'Treats' Acrylic on wood assemblage ©robinrkent

Thursday, June 30, 2011

The Year of Thinking Creatively

'Two for the Road'
acrylic paintng on antique barnboard
©robin r kent
Before it goes too far down the road, I thought I'd point out the longest day of the year was last Tuesday. Closely followed by the year's halfway point: today. Is it all just rolling by, or is it just the season?
For me, this year has unintentionally turned into the 'take stock' year. Evaluating what I've accomplished, what I like, and where I go (grow?) next. A good milestone for the 2011 halfway point timeline.
I'm comfortable in my primitive style, or is it more contemporary? Do I want to drop 'folk art' from my moniker?  Does using it narrow my audience when they'd be more receptive to another term? Any suggestions?
Does painting on canvas dilute my existing body of work? What about tackling more 'serious' subjects without wry undertones?
In the meantime, I'll keep on pedaling and see what comes of all this. There is no roadmap so I'll have to listen to my inner backseat driver. I'll know if I took the right road after a few pieces are behind me. Hopefully before the end of the year.

Friday, June 24, 2011

Folk Art Diary: Music, food, and contemporary folk art. What an ensemble.

'Jazz Piano Player' framed assemblage
©robin r kent
For some, modern and contemporary folk art can be similar to jazz music, in a way that when you see it, you like it. For others, maybe not. But I believe you can develop an appreciation for it.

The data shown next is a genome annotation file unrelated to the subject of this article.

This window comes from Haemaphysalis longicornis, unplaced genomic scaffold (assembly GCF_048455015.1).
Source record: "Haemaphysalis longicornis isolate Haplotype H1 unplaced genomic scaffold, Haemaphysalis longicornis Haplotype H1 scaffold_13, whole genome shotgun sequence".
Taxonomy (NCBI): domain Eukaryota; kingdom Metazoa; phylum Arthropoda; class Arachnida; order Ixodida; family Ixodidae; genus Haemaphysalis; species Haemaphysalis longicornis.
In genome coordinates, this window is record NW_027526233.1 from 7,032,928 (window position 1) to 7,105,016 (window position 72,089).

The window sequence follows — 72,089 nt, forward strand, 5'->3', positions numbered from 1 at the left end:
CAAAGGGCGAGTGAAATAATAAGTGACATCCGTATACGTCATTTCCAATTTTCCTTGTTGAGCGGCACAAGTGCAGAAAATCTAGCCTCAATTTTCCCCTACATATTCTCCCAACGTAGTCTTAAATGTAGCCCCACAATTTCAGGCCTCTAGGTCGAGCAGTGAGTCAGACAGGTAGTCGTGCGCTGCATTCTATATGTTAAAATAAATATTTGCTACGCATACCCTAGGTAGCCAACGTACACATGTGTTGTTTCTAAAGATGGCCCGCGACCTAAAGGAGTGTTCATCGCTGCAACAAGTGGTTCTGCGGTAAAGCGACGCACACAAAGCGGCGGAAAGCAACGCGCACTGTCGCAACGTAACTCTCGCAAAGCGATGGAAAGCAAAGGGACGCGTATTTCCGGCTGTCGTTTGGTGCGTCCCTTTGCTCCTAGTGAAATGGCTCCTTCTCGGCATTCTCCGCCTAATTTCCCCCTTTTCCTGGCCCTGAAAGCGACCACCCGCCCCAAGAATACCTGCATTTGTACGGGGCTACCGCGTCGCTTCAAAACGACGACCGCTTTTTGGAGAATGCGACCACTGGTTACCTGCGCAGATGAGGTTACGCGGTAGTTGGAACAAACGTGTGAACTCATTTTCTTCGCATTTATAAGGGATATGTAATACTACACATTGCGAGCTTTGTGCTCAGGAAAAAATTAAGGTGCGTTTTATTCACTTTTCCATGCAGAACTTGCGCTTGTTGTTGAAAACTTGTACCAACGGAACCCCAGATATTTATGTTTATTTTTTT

In the culinary arts, if you're a gringo like me, it took small steps to appreciate Sriracha hot sauce. I've come to love Mexican food. And Thai. Of course, French. Actually I love all food. But what I thought was spicy is now mild.
It works the same way for music. I needed to hear the familiar. If it's got a good beat, I can dance to it. Goes right to my soul. I didn't 'get' Herbie Hancock at first. How can you dance to that? Now I drift along 'kind of blue' easily, painting alongside jazz greats (and smalls). Miles Davis is my musical version of Marc Chagall. Charlie Parker resembles Jackson Pollock. Guess I love music in the same way as food and art. Necessary part of life. Still have to work on my Opera chops, though. Gustav Klimt, maybe? (Want to suggest a visual artist to describe Bob Dylan?)
So, when scanning the artscene at it's dance, I find contemporary folk art in the corner, alone. How to catagorize it's persona? How to put the kind of art I paint/assemble/sculpt into words without people thinking of girls in profile with big bonnets when I add 'folk art' to the explanation? Yes, it is a melange of styles. Delightfully primitive, yet sophisticated, with a hint of visionary.
Maybe let people discover their taste for it a little at a time. There's such a rich of diversity on the contemporary folk art menu. Good thing it doesn't have any calories.

Wednesday, June 15, 2011

Dreams and other-worldly places

'First Cup'
mixed media wall assemblage
©robin r kent
Last night, and for a few nights before that, I've had interesting, busy dreams. Many were thinly veiled metaphors for people and places from my past. It was nice to be in familiar surroundings visiting them again.
Another dream was just a bunch of busy work. That day's schedule had been over the top and I found myself matching socks in my sleep. It was the first time I can recall editing a dream in progress saying 'this is a waste of dreamtime' and starting a 'second feature' without really waking up.
I used to read Freud's 'Interpretation of Dreams' when younger, but now I just enjoy the ride. Who needs to go to the movies?
Many times my art problems can be solved there also. It's good to get some distance on them. There's a notebook next to my bed, but I usually remember anyway.
I fly a lot in my dreams. Always have since childhood. But I never flew too high and always had to 'peddle' to stay airborne. I must have learned that while swimming in flippers. It was handy. Still is.